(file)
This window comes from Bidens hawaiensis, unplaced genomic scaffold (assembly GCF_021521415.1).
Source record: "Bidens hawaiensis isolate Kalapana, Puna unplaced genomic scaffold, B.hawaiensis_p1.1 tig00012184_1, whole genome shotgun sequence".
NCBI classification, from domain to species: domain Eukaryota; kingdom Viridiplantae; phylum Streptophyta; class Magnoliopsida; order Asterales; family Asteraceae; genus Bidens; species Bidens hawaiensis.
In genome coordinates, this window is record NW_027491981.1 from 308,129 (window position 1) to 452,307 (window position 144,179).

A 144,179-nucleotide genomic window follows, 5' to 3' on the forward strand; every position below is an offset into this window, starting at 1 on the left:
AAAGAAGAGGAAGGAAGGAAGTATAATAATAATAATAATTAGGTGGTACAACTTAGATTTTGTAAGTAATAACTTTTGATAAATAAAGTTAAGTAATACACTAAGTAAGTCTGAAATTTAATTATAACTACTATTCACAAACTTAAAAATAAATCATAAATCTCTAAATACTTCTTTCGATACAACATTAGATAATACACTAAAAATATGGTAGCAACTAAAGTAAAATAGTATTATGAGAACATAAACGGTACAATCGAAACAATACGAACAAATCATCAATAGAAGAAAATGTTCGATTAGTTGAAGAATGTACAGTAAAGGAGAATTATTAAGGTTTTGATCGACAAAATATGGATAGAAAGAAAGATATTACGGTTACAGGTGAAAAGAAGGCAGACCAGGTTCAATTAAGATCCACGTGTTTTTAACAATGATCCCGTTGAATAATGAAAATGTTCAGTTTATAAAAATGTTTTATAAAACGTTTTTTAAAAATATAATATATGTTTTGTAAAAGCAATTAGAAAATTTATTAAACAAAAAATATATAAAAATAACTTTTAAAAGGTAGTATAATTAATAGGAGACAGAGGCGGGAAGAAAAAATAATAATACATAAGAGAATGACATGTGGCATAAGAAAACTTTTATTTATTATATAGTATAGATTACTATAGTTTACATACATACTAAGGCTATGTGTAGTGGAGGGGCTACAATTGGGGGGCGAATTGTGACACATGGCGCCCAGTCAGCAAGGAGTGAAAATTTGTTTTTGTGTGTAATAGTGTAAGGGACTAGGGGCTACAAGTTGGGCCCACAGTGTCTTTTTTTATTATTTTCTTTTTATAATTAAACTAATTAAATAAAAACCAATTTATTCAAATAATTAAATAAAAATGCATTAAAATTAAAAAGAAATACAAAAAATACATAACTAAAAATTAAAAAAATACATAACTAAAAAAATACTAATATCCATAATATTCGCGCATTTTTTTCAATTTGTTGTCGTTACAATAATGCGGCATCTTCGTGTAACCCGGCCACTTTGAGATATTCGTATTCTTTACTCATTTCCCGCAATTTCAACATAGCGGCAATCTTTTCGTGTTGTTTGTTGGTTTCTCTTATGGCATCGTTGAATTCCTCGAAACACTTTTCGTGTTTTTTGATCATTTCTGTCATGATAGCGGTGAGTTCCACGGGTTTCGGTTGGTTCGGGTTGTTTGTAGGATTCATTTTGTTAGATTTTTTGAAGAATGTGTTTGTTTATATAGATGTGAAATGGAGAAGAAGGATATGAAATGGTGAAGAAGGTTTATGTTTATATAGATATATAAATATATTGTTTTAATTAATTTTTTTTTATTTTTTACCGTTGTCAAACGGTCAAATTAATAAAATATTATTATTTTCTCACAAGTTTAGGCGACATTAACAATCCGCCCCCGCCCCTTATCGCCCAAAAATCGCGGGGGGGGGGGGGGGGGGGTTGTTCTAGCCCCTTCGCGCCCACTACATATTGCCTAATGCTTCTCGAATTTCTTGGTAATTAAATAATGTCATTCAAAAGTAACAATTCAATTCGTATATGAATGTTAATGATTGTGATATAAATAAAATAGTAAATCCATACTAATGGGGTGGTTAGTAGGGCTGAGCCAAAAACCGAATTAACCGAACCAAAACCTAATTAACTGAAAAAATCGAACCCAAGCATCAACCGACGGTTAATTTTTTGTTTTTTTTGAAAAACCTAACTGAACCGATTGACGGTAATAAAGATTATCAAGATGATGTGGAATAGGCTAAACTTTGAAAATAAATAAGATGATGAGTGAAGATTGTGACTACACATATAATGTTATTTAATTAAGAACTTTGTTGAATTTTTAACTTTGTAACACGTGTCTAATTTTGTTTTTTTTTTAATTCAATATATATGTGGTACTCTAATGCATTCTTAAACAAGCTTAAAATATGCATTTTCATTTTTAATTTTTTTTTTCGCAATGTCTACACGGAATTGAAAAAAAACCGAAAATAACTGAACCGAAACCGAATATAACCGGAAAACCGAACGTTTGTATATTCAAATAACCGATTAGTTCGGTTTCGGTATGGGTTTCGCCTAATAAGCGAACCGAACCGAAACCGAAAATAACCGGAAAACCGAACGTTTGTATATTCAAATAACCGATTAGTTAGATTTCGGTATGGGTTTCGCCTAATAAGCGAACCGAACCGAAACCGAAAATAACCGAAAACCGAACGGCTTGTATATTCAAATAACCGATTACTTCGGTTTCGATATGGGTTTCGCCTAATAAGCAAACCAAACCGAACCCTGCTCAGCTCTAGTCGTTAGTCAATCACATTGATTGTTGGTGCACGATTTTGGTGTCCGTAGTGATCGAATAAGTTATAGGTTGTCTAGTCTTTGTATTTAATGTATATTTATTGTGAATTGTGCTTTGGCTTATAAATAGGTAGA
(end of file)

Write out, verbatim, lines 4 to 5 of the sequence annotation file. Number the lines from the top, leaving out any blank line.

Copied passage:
In genome coordinates, this window is record NW_027491981.1 from 308,129 (window position 1) to 452,307 (window position 144,179).

A 144,179-nucleotide genomic window follows, 5' to 3' on the forward strand; every position below is an offset into this window, starting at 1 on the left: